By Lucy Komisar
Jack O‘Brien‘s crisp staging of Arthur Miller‘s iconic 1947 American morality play lays bare the corruption underlying the normalcy of American society. This story of 70 years ago could be easily replicated today. Oh, so easily.
A two-story clapboard house, green vines up the side, is the home of Joe Keller (Tracy Letts as a good guy small businessman) and his wife Kate (the excellent brooding Annette Bening).
It‘s been three years since their son Larry, an Air Force pilot, died in plane crash while on a mission in World War II. He was to marry Ann Deever (the sweet na¯ve Francesca Carpanini), the daughter of his father‘s partner.
But then 21 P-40 planes crashed and their pilots were killed, because the Keller-Deever plant shipped a cracked engine cylinder to be fitted in the aircrafts. Steve Deever was sent to prison, because Keller testified he was home ill and didn‘t order the shipment, that Deever did. But Deever always said Keller told him by phone to move the parts, that they would hold up. Keller denied it and was exonerated.
Neighbors, including the doctor‘s wife, Sue Bayliss (Chinasa Ogbuagu), know that Joe pulled a fast one to stay out of jail.
Larry never flew P-40s, but a day after the report of the defective engine disasters, his plane crashed.
Now Larry‘s brother, Chris (Benjamin Walker), wants to marry Larry‘s fiancée Ann, who has been living in New York and has refused to see her father in prison.
Chris and Ann grew up together, there is love there, but the story and their lives will unravel after Deever‘s son George (Hampton Fluker) arrives from New York after stopping to see his father in prison.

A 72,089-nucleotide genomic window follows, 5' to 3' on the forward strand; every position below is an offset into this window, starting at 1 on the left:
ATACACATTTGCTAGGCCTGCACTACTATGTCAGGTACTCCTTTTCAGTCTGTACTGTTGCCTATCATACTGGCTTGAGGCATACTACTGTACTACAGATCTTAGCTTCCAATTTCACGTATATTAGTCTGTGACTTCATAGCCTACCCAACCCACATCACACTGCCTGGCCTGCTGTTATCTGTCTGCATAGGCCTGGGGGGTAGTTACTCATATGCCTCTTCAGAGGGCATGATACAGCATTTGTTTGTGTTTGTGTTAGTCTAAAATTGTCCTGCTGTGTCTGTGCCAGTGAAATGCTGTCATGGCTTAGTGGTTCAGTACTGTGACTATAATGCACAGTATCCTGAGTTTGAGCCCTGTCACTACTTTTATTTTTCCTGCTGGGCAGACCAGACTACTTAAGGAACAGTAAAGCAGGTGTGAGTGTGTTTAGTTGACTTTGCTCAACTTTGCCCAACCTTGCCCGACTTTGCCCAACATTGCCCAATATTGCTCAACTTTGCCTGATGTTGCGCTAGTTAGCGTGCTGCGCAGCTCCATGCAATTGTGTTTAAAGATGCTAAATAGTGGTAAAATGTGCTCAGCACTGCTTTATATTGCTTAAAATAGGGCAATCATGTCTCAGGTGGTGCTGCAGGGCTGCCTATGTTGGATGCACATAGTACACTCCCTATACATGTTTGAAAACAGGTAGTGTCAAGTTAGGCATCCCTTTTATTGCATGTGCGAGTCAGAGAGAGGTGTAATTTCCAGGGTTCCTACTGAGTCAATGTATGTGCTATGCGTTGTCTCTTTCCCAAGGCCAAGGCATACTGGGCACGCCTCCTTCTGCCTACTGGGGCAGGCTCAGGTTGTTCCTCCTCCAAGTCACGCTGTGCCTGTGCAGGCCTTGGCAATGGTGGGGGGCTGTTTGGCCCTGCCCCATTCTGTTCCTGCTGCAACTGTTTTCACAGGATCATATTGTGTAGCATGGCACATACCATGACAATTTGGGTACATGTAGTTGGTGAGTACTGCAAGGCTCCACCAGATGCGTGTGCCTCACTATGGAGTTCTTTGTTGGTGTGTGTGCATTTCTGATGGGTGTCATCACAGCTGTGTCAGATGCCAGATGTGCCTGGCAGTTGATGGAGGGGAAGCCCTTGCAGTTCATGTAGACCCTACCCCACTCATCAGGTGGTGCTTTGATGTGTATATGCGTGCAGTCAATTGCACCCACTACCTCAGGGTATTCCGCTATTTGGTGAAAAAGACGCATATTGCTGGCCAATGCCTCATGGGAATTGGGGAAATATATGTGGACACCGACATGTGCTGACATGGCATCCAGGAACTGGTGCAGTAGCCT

George is boiling with anger. Then Annie shows them a letter from Larry she has kept for three years. As details leak out, Kate erupts in a controlled passion, almost with interior noise. Miller milks the melodrama.
“I was in business,” Joe protests.
“Don‘t you have a country?” Chris asks his father bitterly. “You‘re not even an animal, no animal kills his own.”
But, indeed human animals do.
“All My Sons” is based upon a true story. During World War II, the Wright Aeronautical Corporation in Ohio conspired with army inspection officers to approve defective aircraft engines for military use. Several Wright aircraft assembly workers blew the whistle on the company. Three Army Air Force officers were convicted of neglect of duty. Nobody was convicted of murder or went to jail.
The story of the killer greed of small and large corporate business is repeated year after year.
Monsanto’s Roundup gives people cancer. A jury in California has found the glyphosate-based Roundup weed killer to have caused cancer, eight months after another jury issued a $289 million verdict over similar claims in a different case.
Factories spew pollution that scientists says causes lung disease and much more. A new study from the UK has found that high levels of air pollution are associated with an increased risk of dementia.
Pacific Gas & Electric Co, which save money by not maintaining its transmission lines, caused the deadliest and most destructive wildfire on record in California, a blaze that killed 85 people and destroyed 19,000 homes last year.
None of the people responsible are in jail, they weren‘t even charged and tried. They won‘t be. And none appear to feel the guilt that Joe Miller did. America‘s corporate society seems even more corrupt today than it was in the 1940s.
Where are the mainstream theaters that stage plays about the current versions of All My Sons?
“All My Sons.” Written by Arthur Miller, directed by Jack O‘Brien. Roundabout Theatre Company, American Airlines Theatre, 227 West 42 Street, New York City. 212-719-1300. Opened April 22, 2019; closes June 30, 2019. 5/18/19.